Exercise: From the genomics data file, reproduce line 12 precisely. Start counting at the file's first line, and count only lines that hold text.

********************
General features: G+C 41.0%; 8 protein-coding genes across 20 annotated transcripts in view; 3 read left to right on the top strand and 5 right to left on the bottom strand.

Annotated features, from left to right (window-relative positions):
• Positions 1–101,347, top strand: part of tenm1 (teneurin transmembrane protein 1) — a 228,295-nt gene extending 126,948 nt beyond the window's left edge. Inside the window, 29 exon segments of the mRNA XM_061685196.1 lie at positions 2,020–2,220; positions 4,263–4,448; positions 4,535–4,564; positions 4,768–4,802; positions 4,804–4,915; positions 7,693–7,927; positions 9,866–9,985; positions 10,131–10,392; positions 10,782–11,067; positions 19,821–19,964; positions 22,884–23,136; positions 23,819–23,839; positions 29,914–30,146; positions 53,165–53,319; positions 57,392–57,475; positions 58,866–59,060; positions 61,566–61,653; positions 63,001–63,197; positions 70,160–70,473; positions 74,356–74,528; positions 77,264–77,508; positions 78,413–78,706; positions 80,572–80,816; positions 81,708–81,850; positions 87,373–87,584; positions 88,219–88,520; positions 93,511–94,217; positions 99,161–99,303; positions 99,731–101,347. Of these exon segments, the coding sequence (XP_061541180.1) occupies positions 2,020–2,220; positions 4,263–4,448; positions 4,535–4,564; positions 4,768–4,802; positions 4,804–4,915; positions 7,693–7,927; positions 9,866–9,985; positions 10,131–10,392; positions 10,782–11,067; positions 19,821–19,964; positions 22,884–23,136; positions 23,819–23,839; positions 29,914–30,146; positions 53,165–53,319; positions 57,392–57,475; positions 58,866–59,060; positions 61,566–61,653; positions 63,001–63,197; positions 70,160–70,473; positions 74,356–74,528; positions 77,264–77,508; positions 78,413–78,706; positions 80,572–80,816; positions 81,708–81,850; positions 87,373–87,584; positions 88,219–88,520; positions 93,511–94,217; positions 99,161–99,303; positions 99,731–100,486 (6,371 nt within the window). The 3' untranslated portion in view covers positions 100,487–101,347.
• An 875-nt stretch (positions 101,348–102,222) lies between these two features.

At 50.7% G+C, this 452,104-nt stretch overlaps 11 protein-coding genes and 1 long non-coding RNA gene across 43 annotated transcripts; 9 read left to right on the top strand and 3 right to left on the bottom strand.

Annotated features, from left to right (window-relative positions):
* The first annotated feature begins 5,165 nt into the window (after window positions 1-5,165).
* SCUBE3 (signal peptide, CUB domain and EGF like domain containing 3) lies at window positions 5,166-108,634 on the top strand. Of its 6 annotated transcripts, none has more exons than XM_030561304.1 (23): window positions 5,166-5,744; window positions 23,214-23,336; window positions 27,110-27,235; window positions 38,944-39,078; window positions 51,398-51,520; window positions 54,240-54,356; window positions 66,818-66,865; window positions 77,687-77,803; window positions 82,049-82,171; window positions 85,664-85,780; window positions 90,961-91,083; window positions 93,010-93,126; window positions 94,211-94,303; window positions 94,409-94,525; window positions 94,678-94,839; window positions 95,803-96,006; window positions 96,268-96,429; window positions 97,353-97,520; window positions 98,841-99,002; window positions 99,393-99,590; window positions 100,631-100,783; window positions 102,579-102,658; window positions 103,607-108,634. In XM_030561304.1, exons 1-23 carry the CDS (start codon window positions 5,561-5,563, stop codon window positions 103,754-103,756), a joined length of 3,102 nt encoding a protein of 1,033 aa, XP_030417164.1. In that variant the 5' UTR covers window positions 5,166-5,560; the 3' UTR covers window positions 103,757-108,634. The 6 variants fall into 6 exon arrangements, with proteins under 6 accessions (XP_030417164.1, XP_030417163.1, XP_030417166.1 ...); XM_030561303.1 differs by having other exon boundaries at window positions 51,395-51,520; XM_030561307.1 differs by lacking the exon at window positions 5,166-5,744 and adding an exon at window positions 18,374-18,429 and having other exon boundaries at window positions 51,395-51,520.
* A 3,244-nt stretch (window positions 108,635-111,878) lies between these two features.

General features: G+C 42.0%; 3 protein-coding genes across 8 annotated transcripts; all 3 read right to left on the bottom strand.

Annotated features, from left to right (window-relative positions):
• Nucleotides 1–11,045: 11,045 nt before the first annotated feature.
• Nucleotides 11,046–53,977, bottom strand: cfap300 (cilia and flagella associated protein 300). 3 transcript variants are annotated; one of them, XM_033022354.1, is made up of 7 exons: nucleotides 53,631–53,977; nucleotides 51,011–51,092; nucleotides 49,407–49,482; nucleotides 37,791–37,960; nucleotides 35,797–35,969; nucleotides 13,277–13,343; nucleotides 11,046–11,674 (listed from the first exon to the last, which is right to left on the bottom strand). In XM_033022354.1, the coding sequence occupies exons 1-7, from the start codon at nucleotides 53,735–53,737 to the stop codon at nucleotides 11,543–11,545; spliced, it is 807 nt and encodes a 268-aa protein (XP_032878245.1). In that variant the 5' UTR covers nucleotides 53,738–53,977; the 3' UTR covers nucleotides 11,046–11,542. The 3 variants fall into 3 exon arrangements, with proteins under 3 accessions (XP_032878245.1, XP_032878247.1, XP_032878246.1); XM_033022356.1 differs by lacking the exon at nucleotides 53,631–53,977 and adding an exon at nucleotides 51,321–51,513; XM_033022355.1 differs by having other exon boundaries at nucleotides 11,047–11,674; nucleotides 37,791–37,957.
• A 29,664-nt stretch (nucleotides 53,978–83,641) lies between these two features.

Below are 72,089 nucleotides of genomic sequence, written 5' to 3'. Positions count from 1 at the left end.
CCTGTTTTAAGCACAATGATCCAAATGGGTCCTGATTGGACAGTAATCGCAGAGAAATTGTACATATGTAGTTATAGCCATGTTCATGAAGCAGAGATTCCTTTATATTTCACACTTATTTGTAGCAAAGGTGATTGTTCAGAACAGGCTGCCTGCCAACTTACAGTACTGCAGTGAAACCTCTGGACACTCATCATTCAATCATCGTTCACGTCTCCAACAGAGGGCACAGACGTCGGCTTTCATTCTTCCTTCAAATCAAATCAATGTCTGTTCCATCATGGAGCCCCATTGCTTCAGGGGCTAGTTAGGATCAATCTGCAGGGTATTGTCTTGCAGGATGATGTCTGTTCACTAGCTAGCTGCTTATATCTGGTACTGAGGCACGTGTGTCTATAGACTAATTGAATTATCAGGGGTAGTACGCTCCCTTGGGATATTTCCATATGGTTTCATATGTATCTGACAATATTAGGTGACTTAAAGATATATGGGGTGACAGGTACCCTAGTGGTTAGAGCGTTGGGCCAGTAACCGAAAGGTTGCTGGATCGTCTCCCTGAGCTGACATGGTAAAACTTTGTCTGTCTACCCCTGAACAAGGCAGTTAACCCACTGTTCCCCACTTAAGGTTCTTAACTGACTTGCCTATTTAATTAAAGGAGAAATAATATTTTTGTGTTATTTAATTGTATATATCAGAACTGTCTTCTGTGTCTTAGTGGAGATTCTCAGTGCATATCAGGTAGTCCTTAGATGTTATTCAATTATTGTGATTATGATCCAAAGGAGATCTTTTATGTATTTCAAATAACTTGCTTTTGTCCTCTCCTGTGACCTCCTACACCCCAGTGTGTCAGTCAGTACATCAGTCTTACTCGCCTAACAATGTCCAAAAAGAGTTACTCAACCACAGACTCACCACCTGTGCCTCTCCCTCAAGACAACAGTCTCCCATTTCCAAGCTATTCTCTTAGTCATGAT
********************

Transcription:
• Nucleotides 1–11,045: 11,045 nt before the first annotated feature.